Just months ago, Michelle Rhee, a polarizing school reformer in D.C., was on the shortlist of the top candidates to serve as President Donald Trump’s new education secretary.
On Tuesday, hours after a nail-bitingly close Senate confirmation for the controversial new secretary, Rhee told a handful of North Carolina reporters Betsy DeVos will have her work cut out for her in her new role.
“Some people think this is going to be the greatest thing ever,” said Rhee. “Some people think this is the downfall of public education. I think, at the end of the day, she has been confirmed. I think that I’ve known Betsy for a long time. She’s very smart. She’s a reasonable person.
“I think it’s going to be important for her to do a lot of outreach to educators and others to hear what the concerns are so she can start to allay those.”
DeVos, a wealthy GOP donor and school choice proponent in Michigan, has been criticized, among other things, for gaining the job with no professional experience in public schools. She’s also been slammed by Democrats and public school backers for allegedly plagiarizing some answers on a Senate questionnaire and her sometimes strange responses to questioning during her confirmation hearing last month.
Rhee, no stranger to controversy, was in Raleigh Tuesday for a private evening meet with state lawmakers convened by BEST N.C., an education lobbyist group led by North Carolina business leaders. Reporters are being denied access to the event.
As Policy Watch reported last month, Rhee was joined by George Parker, the former D.C. teachers union chief who often clashed with Rhee when she led public schools in the district from 2007 through 2010.
Since then, Parker, who grew up in North Carolina, has joined forces with Rhee through her nonprofit StudentsFirst, an education reform organization that advocates for school choice and increased teacher accountability.
While Rhee and her supporters note rising test scores during her tenure, some have been bitingly critical of her for pushing through stringent teacher accountability measures that led the district to fire hundreds of teachers and administrators and close some schools. Meanwhile, others pointed out the so-called “achievement gaps” between socioeconomic groups persisted in D.C. under Rhee.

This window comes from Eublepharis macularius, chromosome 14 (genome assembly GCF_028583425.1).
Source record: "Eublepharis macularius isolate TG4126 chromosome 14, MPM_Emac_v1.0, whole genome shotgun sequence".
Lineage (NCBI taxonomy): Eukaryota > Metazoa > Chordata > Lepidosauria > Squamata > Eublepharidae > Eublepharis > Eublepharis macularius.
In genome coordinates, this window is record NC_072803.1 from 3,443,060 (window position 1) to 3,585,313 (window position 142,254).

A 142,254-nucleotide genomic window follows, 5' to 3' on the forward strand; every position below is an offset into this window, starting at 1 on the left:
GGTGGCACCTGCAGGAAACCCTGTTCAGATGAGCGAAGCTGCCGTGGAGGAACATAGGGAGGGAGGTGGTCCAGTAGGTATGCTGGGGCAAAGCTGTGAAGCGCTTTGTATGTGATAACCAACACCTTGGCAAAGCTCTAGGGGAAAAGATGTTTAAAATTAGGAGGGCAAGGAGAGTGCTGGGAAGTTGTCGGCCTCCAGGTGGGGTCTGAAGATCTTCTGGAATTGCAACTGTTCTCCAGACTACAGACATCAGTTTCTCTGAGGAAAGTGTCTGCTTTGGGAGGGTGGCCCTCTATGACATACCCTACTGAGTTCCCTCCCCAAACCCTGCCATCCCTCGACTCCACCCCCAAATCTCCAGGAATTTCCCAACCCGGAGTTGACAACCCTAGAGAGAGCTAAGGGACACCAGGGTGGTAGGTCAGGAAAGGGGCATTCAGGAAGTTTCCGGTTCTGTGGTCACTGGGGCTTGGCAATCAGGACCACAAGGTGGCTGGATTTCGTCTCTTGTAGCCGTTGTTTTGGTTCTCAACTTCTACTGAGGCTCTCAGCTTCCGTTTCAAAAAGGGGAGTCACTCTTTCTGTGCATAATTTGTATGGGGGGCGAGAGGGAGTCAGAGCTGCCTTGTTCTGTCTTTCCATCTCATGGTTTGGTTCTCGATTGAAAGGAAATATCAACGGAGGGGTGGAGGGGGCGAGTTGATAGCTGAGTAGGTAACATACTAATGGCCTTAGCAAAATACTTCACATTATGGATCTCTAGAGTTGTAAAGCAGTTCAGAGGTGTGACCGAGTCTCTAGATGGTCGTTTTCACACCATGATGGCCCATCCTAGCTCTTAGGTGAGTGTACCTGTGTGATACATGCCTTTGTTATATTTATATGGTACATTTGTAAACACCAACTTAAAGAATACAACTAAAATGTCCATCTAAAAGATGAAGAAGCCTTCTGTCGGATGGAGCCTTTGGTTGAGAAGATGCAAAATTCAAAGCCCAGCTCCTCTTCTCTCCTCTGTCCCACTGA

Despite her growing national fame during her time in D.C., her policies reportedly grew increasingly unpopular with district residents.
After many public school advocates complained about Rhee’s off-the-record presentation to legislators tonight, BEST N.C. scheduled a special gathering with media beforehand (Note: Look for a full run-down of the media address tomorrow morning here).
Rhee took a few moments Tuesday to address DeVos’ confirmation. She said educators will have a “responsibility” to keep tabs on DeVos as education secretary.
“I think, as educators, it’s our responsibility to do what we can to make sure that she’s successful and does have a focus on serving all kids,” added Rhee. “And that we have good accountability measures in place so that we can ensure the things she is pushing are successful. I think she will be receptive to that.”
Parker, meanwhile, was less guarded about DeVos Tuesday.
“Anyone who saw the hearings, we’re not impressed with the performance,” said Parker. “It is what it is. We have to find a way to work through it.”
Parker, however, seemed to caution against dismissing the new education secretary’s views, pointing out how his perspective on public schools over the years has grown increasingly more friendly to the school choice movement.
“To see the quality of education that our children are receiving, I feel there’s an urgency to get it done now by any means necessary,” said Parker. “We are in a situation now that we cannot eliminate anything that can work. … We have to open our doors to other means, charters, to make sure that our children get educated.”
While DeVos will hold control over the nation’s vast public school infrastructure, some have suggested the new education secretary will have limited impact in North Carolina, given the considerably more state-friendly elements of the nation’s new federal education law, the Every Student Succeeds Act, approved in 2015.
That law, heeding complaints from both the right and the left, signaled a shift toward states taking greater control over teacher and school accountability.
BEST N.C. President & CEO Brenda Berg seemed to downplay DeVos’ confirmation Tuesday, arguing that the “vast majority” of education policy is coming from the state level.
“We will continue to do the work we’re doing,” said Berg. “We don’t anticipate any significant changes.”
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